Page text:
What advice do you have, finally, for people who are either new to landscape architecture or already in the profession on how they can prioritize and centre ecological perspectives and values in their practice?
Chee: I think of the profession of landscape architecture as a gift. And if I could be a little bit spiritual here for a moment, if we go back to the book of Genesis, the Garden of Eden was given to Adam and Eve to live in, and they were also given the task to look after it. Our profession has similarly been given the gift to be the stewards of the land. I really cherish that value, that image even, if you will. It is a gift that the result is the betterment of people, of animals, of our natural environment.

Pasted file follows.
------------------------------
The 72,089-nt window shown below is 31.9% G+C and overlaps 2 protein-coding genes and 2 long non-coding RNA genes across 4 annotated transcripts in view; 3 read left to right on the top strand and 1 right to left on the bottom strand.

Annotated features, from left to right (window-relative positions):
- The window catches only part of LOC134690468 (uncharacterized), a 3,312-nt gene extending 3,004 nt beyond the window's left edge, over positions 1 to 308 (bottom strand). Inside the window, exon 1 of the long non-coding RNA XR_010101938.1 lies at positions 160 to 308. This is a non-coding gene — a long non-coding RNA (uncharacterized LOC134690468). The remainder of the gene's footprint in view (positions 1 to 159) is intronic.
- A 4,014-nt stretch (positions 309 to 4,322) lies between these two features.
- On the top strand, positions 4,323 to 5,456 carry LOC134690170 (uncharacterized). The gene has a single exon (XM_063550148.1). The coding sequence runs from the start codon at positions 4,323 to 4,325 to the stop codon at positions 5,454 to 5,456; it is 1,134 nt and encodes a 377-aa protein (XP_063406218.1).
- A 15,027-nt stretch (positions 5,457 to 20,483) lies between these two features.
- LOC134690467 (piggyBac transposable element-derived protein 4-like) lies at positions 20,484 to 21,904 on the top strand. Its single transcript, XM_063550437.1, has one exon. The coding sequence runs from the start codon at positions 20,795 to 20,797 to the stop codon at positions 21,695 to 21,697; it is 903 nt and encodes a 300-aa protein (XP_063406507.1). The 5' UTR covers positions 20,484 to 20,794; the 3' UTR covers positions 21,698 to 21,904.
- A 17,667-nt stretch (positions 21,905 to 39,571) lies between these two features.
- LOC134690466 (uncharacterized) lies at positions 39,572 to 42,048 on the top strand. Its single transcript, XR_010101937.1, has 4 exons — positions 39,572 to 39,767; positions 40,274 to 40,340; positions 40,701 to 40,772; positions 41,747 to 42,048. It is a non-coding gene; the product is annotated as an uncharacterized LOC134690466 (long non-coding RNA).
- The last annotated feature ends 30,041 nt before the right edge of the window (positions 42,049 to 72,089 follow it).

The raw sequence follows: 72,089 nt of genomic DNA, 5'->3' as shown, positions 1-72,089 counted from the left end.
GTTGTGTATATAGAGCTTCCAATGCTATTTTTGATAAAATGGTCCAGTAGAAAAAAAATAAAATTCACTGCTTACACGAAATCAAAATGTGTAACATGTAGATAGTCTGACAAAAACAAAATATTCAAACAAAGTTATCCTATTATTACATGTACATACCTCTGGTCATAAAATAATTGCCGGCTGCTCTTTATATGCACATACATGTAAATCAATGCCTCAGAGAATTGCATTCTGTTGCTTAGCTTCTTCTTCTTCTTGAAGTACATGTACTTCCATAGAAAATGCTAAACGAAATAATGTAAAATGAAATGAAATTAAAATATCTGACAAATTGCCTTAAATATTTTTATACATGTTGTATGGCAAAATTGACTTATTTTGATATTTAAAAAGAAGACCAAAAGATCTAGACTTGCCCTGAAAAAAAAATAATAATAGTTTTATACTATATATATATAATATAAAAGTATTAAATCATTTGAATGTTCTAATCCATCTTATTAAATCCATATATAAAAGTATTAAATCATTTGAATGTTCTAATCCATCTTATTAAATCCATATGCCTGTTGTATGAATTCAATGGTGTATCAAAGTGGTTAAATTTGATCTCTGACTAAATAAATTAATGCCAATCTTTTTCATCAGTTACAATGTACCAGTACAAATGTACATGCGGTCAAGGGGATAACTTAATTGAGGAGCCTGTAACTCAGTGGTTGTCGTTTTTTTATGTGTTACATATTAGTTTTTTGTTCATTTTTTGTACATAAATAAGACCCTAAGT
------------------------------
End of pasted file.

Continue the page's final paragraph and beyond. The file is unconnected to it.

Naylor: For students in the landscape architecture program, and those who are graduating, I would encourage them to really stay focused on continuing to learn, to continue to build their skills and keep their eyes open to how the world is changing. I think we have a lot to contribute, but I also think it requires practitioners to stay in touch and be the best they can be in order to contribute meaningfully to people and to the planet.
Long: My piece of advice, on the occasion of Earth Day, is that when we talk about sustainability, we should focus on longevity as a concept. I think it’s important that we, as people in the ecological field, are able to differentiate between what’s green and what’s greenwashing. And also to explore the ideas of circularity and life cycles, what our First Nations colleagues would call the seven generation principle. I think that if you start thinking in your profession at an early stage about these concepts, it totally changes how you go about and relate to the world.